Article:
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Cardio - Are you doing it?

Heart Health Is Just the Start...

You probably already know that cardio, or "aerobic," exercise -- the kind that gets your heart pumping -- is good for your ticker. It lowers your resting pulse and strengthens your heart muscle. That's why, as you slowly lengthen your cardio workouts, you're able to go for longer time and distance. But your heart isn't the only part of your body that benefits.

Lower Your Blood Sugar

Cardio exercise helps lower blood sugar (glucose) levels and improve insulin resistance if you have diabetes. Resistance training, like weightlifting, is also good. A combination of the two seems to help the most. Talk to your doctor before you start a new fitness routine if you have diabetes, especially if you take insulin or other meds.

Improve Your Mood

Aerobic exercise like running can help ease depression and anxiety well enough that your doctor or therapist may suggest it as a treatment. Part of the reason might be that it seems to enlarge your hippocampus -- an area of your brain that manages emotion -- and slow the breakdown of brain cells. Stick with it on a regular basis for several months to get the most benefit.

Get a Better Night's Sleep

Cardio may be good for your shut-eye. Scientists know that it can help you keep an even mood, wind down at bedtime, and set up a healthy sleep-wake cycle (circadian rhythm). The exact brain effects aren't always clear, but people who exercise more tend to get more of the deep "slow wave" sleep that helps renew the brain and body. But try not to exercise too close to bedtime, which disrupts sleep for some people.

Think Better

People who do more aerobic exercise may be better at "executive function" -- the ability to organize information, interpret it, and act on it. Just a single workout session can increase blood flow to the part of your brain called the prefrontal cortex, which helps control your executive function. Over the long term, exercise seems to help brain cells in your prefrontal cortex connect more easily.

Remember Better

People who move around more are less likely to get Alzheimer's disease and other forms of dementia. That's in part because exercise helps prevent things that can raise your chances of getting dementia, such as obesity, diabetes, high blood pressure, and depression.

Learn Better

Neuroplasticity is the ability of your brain to change when you learn and do new things. Younger brains are generally better at this than older ones, but you can help preserve your neuroplasticity with cardio exercise, along with resistance training.

Help Ease Arthritis Pain

As you age, your knees and other joints can get osteoarthritis. The movement of aerobic exercise, like jogging or biking, is one of the most effective ways to ease pain and inflammation. And whether you walk, swim, or row a boat, your heart gets fitter, which makes it easier to stay active. When you combine physical activity with a healthy diet, you can drop extra pounds, which takes pressure off your knees.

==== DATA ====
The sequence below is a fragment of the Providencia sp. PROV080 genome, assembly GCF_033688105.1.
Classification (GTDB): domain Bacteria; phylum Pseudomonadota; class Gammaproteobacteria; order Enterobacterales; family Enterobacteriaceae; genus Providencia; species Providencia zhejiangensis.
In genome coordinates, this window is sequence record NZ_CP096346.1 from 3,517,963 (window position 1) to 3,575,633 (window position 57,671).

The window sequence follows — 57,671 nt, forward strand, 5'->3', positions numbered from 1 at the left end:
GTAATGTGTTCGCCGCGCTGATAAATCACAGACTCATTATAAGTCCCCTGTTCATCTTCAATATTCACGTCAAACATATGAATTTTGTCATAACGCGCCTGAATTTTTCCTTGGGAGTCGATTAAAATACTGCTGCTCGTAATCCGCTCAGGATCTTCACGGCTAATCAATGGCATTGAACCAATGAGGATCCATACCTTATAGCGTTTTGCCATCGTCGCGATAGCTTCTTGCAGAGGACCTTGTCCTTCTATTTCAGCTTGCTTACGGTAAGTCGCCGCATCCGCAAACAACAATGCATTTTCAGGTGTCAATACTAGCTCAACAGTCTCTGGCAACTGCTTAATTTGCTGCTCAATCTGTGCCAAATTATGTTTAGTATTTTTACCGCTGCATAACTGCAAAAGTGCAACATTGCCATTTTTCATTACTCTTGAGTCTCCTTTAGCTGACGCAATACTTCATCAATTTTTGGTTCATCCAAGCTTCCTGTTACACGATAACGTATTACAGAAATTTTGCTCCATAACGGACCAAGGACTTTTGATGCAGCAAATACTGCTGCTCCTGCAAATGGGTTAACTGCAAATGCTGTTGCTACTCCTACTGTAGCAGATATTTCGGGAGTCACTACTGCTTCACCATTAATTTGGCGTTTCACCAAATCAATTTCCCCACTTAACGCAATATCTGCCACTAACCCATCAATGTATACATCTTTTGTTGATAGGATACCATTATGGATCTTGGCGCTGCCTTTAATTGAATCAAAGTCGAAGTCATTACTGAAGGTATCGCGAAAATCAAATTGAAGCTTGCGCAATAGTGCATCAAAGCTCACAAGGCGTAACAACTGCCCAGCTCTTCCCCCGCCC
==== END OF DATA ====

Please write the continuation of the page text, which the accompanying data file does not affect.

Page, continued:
Breathe Better

Even if you have a lung condition, regular cardio exercise can help improve your breathing. If the gym's not your thing, a walk, jog, or a regular tennis game can do the trick. Just make sure to talk to your doctor about your exercise plan if you already have breathing problems.

But How much cardio? Is enough?

Here are the world health organisations weekly tips

Adults aged 18–64 years

  • should do at least 150–300 minutes of moderate-intensity aerobic physical activity;

  • or at least 75–150 minutes of vigorous-intensity aerobic physical activity; or an equivalent combination of moderate- and vigorous-intensity activity throughout the week

  • should also do muscle-strengthening activities at moderate or greater intensity that involve all major muscle groups on 2 or more days a week, as these provide additional health benefits.

  • may increase moderate-intensity aerobic physical activity to more than 300 minutes; or do more than 150 minutes of vigorous-intensity aerobic physical activity; or an equivalent combination of moderate- and vigorous-intensity activity throughout the week for additional health benefits.

  • should limit the amount of time spent being sedentary. Replacing sedentary time with physical activity of any intensity (including light intensity) provides health benefits, and

  • to help reduce the detrimental effects of high levels of sedentary behaviour on health, all adults and older adults should aim to do more than the recommended levels of moderate- to vigorous-intensity physical activity\

And the best tip?

Make it fun. Swim, surf, play with kids, run up Pap hills, play sport. Do some boxing or a HIIT class.. Ride a bike. The environment is your playground…. Use it!

Jimmy – ReDefined Founder

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